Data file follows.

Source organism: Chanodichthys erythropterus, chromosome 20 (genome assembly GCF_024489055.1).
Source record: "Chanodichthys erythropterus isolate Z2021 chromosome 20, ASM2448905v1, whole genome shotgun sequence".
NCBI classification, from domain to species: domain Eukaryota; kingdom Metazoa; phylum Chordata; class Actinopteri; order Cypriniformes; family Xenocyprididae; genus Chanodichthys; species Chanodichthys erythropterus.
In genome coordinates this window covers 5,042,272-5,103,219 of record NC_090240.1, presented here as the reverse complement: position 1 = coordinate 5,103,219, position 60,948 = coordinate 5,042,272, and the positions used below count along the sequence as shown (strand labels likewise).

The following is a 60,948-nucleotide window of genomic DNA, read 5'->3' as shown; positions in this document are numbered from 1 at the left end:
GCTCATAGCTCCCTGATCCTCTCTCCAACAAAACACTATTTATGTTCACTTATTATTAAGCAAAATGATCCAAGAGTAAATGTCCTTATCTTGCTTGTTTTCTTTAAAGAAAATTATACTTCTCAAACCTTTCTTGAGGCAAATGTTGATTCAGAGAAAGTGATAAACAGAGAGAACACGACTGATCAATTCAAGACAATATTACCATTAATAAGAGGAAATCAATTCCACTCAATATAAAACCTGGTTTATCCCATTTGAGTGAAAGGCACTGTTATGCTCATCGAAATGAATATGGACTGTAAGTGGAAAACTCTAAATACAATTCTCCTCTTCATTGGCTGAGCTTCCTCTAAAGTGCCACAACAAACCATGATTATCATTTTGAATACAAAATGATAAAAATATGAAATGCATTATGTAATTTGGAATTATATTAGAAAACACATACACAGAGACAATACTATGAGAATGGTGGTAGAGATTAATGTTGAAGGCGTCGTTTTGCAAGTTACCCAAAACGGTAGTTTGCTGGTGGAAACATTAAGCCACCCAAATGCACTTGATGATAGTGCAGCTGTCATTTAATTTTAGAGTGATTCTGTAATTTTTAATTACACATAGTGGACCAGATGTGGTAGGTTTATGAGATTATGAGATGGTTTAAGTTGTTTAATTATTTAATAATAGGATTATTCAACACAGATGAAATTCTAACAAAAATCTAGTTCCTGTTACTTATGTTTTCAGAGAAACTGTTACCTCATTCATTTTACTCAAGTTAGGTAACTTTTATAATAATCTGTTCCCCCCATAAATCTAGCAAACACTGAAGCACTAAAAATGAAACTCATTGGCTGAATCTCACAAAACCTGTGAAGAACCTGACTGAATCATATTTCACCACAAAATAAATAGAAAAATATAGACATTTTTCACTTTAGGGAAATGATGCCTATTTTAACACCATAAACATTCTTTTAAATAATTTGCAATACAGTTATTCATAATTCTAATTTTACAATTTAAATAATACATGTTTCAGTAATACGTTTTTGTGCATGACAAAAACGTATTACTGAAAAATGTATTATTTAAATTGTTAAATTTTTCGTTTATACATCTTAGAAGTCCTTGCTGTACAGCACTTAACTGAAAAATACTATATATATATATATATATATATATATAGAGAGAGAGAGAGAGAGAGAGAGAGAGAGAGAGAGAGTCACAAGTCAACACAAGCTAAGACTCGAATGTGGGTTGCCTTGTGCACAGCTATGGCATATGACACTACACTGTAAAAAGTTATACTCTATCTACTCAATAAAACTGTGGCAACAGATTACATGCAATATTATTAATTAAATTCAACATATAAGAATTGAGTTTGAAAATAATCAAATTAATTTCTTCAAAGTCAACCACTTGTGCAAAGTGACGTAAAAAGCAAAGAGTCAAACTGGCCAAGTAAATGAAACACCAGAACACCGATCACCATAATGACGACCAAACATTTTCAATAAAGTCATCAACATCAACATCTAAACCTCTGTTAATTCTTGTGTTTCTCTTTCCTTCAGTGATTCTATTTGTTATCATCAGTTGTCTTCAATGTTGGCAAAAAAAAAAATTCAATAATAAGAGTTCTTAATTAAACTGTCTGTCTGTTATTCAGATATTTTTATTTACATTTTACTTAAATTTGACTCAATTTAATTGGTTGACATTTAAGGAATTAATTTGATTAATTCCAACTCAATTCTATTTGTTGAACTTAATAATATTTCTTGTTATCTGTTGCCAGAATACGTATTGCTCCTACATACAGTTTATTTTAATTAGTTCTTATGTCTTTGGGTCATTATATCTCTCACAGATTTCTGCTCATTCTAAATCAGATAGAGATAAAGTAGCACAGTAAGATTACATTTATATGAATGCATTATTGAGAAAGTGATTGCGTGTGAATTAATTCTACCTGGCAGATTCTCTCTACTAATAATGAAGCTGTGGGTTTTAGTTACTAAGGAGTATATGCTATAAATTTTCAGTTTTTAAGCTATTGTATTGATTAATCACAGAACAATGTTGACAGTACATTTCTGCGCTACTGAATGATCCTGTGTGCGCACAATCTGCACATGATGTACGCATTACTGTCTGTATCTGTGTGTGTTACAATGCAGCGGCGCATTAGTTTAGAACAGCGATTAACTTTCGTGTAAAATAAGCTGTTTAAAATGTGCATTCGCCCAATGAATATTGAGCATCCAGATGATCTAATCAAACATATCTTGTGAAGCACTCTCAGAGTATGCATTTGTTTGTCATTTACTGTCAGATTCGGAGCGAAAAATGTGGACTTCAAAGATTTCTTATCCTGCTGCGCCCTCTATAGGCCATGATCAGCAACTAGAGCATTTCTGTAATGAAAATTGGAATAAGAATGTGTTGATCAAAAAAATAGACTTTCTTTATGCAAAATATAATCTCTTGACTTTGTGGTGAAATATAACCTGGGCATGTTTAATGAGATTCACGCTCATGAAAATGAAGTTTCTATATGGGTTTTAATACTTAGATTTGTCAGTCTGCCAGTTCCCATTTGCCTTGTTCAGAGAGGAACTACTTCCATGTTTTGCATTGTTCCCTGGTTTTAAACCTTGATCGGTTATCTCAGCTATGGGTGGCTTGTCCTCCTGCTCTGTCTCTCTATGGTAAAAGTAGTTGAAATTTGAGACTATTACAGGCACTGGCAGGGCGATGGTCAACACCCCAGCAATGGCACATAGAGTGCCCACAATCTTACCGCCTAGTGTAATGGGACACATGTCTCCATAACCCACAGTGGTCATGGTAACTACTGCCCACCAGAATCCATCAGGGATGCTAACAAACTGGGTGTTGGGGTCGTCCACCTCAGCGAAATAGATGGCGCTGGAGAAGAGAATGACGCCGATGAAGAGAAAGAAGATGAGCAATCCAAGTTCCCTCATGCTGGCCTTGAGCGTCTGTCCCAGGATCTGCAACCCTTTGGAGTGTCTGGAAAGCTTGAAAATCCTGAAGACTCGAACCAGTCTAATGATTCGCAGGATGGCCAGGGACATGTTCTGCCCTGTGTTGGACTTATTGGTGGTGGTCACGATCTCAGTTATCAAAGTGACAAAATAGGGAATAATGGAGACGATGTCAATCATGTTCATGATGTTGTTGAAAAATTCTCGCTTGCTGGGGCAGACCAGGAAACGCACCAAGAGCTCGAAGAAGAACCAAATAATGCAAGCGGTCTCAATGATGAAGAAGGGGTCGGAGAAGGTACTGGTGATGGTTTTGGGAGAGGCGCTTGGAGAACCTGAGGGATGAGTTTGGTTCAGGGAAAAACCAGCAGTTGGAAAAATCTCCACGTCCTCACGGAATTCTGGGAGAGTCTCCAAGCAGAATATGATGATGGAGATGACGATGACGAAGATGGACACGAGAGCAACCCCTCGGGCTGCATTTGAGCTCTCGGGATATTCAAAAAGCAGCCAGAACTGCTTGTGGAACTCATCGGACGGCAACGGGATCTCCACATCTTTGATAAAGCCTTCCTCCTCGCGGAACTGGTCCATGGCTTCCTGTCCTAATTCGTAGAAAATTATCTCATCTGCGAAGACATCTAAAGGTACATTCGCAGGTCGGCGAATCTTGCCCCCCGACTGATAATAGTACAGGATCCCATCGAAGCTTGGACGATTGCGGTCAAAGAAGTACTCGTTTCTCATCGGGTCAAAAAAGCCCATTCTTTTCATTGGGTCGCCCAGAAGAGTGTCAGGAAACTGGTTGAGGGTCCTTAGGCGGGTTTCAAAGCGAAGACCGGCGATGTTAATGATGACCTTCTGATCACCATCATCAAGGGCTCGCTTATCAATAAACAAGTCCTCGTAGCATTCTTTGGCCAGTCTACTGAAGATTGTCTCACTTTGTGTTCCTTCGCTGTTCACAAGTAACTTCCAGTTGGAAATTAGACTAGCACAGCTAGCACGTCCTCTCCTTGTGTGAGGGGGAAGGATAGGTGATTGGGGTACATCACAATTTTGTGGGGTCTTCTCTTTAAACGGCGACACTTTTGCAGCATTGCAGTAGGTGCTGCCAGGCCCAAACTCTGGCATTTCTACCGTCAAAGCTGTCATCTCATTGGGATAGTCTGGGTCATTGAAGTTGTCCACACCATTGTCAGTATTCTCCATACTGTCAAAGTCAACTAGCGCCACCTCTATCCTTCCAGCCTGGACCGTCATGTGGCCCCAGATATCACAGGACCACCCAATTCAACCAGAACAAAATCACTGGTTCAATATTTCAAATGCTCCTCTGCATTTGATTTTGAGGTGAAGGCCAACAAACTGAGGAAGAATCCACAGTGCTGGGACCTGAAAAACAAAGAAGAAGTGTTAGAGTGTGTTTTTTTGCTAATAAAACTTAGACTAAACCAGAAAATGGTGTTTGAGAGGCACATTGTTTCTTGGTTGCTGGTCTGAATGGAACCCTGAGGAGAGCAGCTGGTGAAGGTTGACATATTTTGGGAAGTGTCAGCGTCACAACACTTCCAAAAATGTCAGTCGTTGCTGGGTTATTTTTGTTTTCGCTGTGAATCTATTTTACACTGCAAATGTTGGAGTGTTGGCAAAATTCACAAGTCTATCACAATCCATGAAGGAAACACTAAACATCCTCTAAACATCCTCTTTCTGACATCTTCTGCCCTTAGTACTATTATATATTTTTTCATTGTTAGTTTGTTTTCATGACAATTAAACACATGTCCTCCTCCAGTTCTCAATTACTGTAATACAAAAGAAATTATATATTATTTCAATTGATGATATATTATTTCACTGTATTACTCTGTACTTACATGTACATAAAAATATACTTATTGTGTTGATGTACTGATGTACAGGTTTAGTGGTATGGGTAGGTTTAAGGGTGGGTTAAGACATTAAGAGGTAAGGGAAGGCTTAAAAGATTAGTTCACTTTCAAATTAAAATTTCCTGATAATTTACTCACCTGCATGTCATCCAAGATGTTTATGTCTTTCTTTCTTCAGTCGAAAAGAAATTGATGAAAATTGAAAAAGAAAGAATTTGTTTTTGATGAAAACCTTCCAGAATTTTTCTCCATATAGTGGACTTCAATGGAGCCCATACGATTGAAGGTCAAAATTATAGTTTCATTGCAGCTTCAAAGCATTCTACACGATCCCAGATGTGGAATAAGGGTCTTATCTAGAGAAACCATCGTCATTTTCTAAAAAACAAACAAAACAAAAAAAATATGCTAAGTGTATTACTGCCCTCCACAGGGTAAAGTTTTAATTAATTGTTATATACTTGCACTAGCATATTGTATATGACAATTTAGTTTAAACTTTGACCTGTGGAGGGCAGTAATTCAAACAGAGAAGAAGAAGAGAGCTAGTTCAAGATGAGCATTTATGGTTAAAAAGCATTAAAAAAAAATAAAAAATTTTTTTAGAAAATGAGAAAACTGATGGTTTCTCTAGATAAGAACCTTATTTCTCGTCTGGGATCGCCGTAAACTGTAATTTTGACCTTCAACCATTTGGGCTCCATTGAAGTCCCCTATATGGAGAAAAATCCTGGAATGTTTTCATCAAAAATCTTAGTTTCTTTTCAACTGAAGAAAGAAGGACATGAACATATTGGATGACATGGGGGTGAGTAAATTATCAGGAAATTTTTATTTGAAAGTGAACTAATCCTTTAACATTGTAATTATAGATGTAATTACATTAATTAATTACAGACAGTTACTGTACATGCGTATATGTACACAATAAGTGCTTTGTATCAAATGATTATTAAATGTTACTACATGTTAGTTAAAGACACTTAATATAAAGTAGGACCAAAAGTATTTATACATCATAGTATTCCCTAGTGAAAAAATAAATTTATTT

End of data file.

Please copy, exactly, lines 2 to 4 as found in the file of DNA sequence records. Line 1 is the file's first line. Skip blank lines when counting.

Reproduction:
Source record: "Chanodichthys erythropterus isolate Z2021 chromosome 20, ASM2448905v1, whole genome shotgun sequence".
NCBI classification, from domain to species: domain Eukaryota; kingdom Metazoa; phylum Chordata; class Actinopteri; order Cypriniformes; family Xenocyprididae; genus Chanodichthys; species Chanodichthys erythropterus.
In genome coordinates this window covers 5,042,272-5,103,219 of record NC_090240.1, presented here as the reverse complement: position 1 = coordinate 5,103,219, position 60,948 = coordinate 5,042,272, and the positions used below count along the sequence as shown (strand labels likewise).